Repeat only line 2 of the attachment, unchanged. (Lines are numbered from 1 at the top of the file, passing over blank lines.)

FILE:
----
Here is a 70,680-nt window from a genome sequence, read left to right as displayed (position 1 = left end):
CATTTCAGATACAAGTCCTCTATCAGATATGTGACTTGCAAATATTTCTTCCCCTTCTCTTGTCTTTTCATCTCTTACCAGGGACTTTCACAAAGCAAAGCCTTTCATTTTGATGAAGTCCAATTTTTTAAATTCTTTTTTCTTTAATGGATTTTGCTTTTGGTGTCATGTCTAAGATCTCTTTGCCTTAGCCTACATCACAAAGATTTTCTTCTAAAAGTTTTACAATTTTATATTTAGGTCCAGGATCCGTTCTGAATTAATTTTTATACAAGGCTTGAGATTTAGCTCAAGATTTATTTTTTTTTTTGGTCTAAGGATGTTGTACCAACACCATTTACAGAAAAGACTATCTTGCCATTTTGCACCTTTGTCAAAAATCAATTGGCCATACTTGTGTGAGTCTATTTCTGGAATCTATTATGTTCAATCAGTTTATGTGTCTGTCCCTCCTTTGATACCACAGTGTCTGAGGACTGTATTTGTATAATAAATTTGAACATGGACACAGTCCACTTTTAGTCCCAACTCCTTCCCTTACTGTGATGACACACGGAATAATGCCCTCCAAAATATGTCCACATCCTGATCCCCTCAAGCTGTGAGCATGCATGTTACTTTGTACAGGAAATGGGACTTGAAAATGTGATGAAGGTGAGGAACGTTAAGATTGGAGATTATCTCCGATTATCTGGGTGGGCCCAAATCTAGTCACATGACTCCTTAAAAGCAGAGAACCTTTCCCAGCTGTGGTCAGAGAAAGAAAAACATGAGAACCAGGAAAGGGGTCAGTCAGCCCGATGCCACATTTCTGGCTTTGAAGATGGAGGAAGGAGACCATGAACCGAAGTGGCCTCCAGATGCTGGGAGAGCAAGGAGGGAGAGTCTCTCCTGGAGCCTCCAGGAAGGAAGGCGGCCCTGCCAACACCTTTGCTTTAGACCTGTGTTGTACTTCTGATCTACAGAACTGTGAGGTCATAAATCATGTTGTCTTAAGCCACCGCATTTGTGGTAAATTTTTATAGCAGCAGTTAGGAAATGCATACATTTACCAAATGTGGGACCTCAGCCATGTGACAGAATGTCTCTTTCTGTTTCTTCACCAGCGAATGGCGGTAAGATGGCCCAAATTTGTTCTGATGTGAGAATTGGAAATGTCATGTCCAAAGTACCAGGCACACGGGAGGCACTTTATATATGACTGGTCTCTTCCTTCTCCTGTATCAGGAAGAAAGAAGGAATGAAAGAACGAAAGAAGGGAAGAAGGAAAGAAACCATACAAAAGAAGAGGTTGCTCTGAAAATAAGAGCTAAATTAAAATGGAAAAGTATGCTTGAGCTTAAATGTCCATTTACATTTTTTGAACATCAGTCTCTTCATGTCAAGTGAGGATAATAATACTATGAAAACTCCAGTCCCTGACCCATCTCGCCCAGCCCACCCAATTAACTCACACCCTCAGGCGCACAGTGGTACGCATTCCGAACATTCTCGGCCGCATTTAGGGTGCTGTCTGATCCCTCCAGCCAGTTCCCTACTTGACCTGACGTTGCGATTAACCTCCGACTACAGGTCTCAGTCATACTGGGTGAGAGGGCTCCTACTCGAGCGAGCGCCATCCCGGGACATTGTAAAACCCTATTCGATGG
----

CATTTCAGATACAAGTCCTCTATCAGATATGTGACTTGCAAATATTTCTTCCCCTTCTCTTGTCTTTTCATCTCTTACCAGGGACTTTCACAAAGCAAAGCCTTTCATTTTGATGAAGTCCAATTTTTTAAATTCTTTTTTCTTTAATGGATTTTGCTTTTGGTGTCATGTCTAAGATCTCTTTGCCTTAGCCTACATCACAAAGATTTTCTTCTAAAAGTTTTACAATTTTATATTTAGGTCCAGGATCCGTTCTGAATTAATTTTTATACAAGGCTTGAGATTTAGCTCAAGATTTATTTTTTTTTTTGGTCTAAGGATGTTGTACCAACACCATTTACAGAAAAGACTATCTTGCCATTTTGCACCTTTGTCAAAAATCAATTGGCCATACTTGTGTGAGTCTATTTCTGGAATCTATTATGTTCAATCAGTTTATGTGTCTGTCCCTCCTTTGATACCACAGTGTCTGAGGACTGTATTTGTATAATAAATTTGAACATGGACACAGTCCACTTTTAGTCCCAACTCCTTCCCTTACTGTGATGACACACGGAATAATGCCCTCCAAAATATGTCCACATCCTGATCCCCTCAAGCTGTGAGCATGCATGTTACTTTGTACAGGAAATGGGACTTGAAAATGTGATGAAGGTGAGGAACGTTAAGATTGGAGATTATCTCCGATTATCTGGGTGGGCCCAAATCTAGTCACATGACTCCTTAAAAGCAGAGAACCTTTCCCAGCTGTGGTCAGAGAAAGAAAAACATGAGAACCAGGAAAGGGGTCAGTCAGCCCGATGCCACATTTCTGGCTTTGAAGATGGAGGAAGGAGACCATGAACCGAAGTGGCCTCCAGATGCTGGGAGAGCAAGGAGGGAGAGTCTCTCCTGGAGCCTCCAGGAAGGAAGGCGGCCCTGCCAACACCTTTGCTTTAGACCTGTGTTGTACTTCTGATCTACAGAACTGTGAGGTCATAAATCATGTTGTCTTAAGCCACCGCATTTGTGGTAAATTTTTATAGCAGCAGTTAGGAAATGCATACATTTACCAAATGTGGGACCTCAGCCATGTGACAGAATGTCTCTTTCTGTTTCTTCACCAGCGAATGGCGGTAAGATGGCCCAAATTTGTTCTGATGTGAGAATTGGAAATGTCATGTCCAAAGTACCAGGCACACGGGAGGCACTTTATATATGACTGGTCTCTTCCTTCTCCTGTATCAGGAAGAAAGAAGGAATGAAAGAACGAAAGAAGGGAAGAAGGAAAGAAACCATACAAAAGAAGAGGTTGCTCTGAAAATAAGAGCTAAATTAAAATGGAAAAGTATGCTTGAGCTTAAATGTCCATTTACATTTTTTGAACATCAGTCTCTTCATGTCAAGTGAGGATAATAATACTATGAAAACTCCAGTCCCTGACCCATCTCGCCCAGCCCACCCAATTAACTCACACCCTCAGGCGCACAGTGGTACGCATTCCGAACATTCTCGGCCGCATTTAGGGTGCTGTCTGATCCCTCCAGCCAGTTCCCTACTTGACCTGACGTTGCGATTAACCTCCGACTACAGGTCTCAGTCATACTGGGTGAGAGGGCTCCTACTCGAGCGAGCGCCATCCCGGGACATTGTAAAACCCTATTCGATGG